Q: Innovation makes the suppliers stay afloat as only innovative products will help OEMs but it comes at a cost. Beyond a point the scope is limited to meet global standards because you have to squeeze in the cost advantage. How do you overcome the challenges arising out of this situation?
A: One is the change in scale. For example, when ABS came to India the volume increased 10 times, so the easiest option was to go in for localisation and approach the development centre available here. What we are doing now is to see how we can help customers improve tyre life using ABS. Without ABS the tyres will be pulled to one side when you apply the brakes; ABS makes sure the tyres stop at that point, so tyre life is increased as wear and tear is reduced. Also, ABS prevents roll back when the vehicle is going up a gradient which again reduces wear.
The third one is how we can give electronic stability control with the same investment that the customer has made. We have a system called electronically controlled air processing that contributes to saving of fuel of about 1.5 percent.
Finally it all boils down to the total cost of ownership; if the customer is convinced there is a payback for investment, he will go for it. Mobilising vehicle intelligence to improve safety and efficiency is our focus now. BS-IV will drive these new technologies into the market. We will take advantage of the increase in scale, combined with localisation, to reduce the cost of manufacturing.
Q: Is the smart compressor in the system already being supplied to customers in India?
A: Yes, some customers have started using it; it comes as a package.
Q: What are the other innovative products in line?
A: We are now moving to telematics and fleet management solutions. For Wabco, apart from safety and efficiency, the third dimension of the value proposition is connectivity. We acquired a company called Transics a few years ago and in India have already launched the fleet management solution that was initially started as a base system for the aftermarket. Now we have an advanced system with CAN connectivity etcwhich is a cost effective solution with lots of functionalities that also help in monitoring and predictive maintenance.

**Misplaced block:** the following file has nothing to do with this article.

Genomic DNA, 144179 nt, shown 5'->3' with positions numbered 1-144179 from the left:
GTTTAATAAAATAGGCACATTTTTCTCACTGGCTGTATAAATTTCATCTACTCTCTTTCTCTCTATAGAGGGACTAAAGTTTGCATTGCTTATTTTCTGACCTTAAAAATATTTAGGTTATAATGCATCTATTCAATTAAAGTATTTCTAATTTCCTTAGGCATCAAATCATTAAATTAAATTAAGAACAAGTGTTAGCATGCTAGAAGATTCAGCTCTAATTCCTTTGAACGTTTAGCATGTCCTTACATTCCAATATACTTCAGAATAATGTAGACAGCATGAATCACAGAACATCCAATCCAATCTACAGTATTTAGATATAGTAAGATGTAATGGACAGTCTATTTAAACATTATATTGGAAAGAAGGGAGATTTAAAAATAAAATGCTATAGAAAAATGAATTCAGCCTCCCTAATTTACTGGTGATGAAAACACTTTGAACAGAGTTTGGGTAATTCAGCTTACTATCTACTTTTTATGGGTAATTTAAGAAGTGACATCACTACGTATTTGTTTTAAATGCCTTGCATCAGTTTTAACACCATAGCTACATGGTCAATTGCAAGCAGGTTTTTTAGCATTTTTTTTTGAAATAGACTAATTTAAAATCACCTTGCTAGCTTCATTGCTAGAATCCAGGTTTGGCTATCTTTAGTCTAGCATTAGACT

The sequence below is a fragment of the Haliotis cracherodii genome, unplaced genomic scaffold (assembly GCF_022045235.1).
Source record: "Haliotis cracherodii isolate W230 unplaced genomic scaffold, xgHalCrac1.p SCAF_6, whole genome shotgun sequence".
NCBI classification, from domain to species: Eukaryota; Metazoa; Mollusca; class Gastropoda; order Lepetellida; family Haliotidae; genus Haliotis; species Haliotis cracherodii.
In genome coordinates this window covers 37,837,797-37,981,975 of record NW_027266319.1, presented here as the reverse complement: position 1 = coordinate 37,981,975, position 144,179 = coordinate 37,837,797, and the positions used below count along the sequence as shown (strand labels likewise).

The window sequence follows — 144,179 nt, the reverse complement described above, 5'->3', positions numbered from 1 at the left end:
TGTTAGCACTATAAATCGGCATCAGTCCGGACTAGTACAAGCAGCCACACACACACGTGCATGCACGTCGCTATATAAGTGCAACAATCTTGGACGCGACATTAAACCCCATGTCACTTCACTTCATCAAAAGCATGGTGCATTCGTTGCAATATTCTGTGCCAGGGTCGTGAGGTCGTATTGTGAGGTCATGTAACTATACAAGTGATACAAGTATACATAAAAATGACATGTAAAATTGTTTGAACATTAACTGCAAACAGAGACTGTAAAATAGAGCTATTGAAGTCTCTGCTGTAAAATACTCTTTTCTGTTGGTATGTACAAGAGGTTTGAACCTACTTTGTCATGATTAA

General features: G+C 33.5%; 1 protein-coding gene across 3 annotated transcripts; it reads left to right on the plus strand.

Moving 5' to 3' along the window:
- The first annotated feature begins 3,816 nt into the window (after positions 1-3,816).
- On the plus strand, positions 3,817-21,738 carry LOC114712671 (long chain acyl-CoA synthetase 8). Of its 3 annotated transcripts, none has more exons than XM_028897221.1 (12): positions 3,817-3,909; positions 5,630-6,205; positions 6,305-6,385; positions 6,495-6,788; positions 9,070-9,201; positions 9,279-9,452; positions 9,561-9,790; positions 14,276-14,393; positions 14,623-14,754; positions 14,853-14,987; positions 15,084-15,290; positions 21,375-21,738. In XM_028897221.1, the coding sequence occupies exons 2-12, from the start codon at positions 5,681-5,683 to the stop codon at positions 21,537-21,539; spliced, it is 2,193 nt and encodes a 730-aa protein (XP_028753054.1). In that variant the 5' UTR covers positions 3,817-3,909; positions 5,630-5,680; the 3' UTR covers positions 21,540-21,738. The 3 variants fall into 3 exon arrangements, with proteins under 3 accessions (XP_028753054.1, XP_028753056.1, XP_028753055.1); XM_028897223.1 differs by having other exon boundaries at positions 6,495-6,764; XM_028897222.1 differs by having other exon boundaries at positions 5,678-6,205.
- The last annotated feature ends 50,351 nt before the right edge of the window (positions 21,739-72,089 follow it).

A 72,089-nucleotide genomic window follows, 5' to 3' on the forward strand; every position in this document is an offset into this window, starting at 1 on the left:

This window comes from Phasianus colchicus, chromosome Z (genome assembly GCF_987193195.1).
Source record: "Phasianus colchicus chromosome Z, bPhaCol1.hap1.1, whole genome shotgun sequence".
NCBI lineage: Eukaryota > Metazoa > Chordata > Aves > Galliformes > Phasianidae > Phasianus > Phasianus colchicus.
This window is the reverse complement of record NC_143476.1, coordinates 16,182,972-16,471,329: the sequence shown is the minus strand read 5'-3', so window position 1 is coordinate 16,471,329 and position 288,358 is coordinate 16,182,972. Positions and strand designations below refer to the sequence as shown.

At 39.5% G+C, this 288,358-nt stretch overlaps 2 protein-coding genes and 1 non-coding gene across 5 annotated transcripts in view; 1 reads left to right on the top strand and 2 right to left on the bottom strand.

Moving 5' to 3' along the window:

As we move to autonomous driving the advanced emergency braking system can stop the vehicle longitudinally and the use of telematics will inform the driver the speed range of operation to get the best fuel efficiency. We have sold nearly 3,000 sets of this fleet management solution in the aftermarket and are also supplying it to an OEM.
Q: This is a plug and play product for the aftermarket or is it for OE supplies?
A: It is both. It is a standard system for use in fleet. From the control room, at a basic level, you can see where the vehicle is running. What we are trying to do is to see how the fleet itself can become more efficient by tracking the trucks coming into our factory from a distance of two km so that work on the truck is done in optimum time.
Q: In your experience, to what extent has the time come down?
A: Right now I don’t have the data to share with you but my gut feeling is time saved is 50 percent. The idea is to minimise the waiting period so that the transport company becomes more efficient. The differentiation comes when you show the fleet how efficiently it can be run and the savings from this operation.